The queer thing is in the way you do not know to slip sweetly
into another chambered shell; then my mother’s voice dovetails,
its ribs wide in a city with neon signs. In Myanmar, a girl
has a coconut shell. In Myanmar, one man has a button and
fifty million have the job of making sure he does not push it.
On Saturday, a child shakes loose his mother’s hand and seals
a quarter into the country’s only jukebox, the plastic mouth yawning,
giving. It stutters. Then for a moment we forgot our fear of sound,
the rice wine between our lips tempering behind the first rush
of manifest destiny.
For a moment we bore witness to miracles.
For a moment we forgot to stay rooted, winging away
in a clutch of small, elegant leaves.
In the coastal cities the government cannot afford
the consideration of this American dream, only allowing
the frightened to waltz away from the boy who spills Billy Joel,
Caruso, Aretha, into the city air of Rangoon. What is
this Golden Land: my mother remembers fat mangoes sweltering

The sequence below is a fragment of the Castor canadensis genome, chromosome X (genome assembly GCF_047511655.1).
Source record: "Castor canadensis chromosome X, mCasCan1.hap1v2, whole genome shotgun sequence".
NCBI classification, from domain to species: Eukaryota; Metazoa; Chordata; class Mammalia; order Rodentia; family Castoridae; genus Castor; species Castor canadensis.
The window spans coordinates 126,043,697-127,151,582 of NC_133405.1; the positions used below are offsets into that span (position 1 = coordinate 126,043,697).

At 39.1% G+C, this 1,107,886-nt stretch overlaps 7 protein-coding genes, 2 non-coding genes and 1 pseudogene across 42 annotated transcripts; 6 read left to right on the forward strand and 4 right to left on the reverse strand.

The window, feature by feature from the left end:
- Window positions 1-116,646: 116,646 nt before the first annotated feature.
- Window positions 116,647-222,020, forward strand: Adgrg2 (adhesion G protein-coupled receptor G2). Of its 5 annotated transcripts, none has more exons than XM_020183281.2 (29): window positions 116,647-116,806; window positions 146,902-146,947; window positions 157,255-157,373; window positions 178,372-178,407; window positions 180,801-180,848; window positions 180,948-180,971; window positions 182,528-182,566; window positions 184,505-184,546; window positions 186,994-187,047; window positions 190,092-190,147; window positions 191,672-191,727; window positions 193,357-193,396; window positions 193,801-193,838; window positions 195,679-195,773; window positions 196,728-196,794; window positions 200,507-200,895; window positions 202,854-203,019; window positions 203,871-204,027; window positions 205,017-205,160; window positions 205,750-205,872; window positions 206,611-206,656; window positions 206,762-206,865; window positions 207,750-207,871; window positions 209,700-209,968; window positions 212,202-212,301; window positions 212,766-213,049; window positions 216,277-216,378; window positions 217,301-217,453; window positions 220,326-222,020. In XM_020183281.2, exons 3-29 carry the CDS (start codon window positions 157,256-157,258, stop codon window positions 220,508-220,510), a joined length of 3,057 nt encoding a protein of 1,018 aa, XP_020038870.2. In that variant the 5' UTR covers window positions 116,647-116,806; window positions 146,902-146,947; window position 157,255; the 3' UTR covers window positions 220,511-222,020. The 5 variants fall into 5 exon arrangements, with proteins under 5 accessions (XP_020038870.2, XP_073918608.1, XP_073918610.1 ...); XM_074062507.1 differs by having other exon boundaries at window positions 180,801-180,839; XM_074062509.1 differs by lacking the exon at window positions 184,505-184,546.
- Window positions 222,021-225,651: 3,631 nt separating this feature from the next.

in the heart rather than political dissonance, her fingers deep in the
flesh, but only because after an hour, everyone returns
to speaking Burmese.
By Sunday my mother can no longer fit
words in her mouth. She tells me when to play
Rachmaninov, when to boil the lahpet. Listen, she says;
I can’t breathe, I translate to the canary. My mother keeps sleeping
pills in the underbelly of her bed, and I don’t know how to reconcile
her back into the habit of living. When the newspapers offer an article
of the Myanmar boy’s roadside grave, she tells me to allow the
ambulance to arrive with its frantic vibrato—to leave
the mangoes, ripe and swooning
in the Indian summer din, to sift
through the cocoon of lahpet leaves.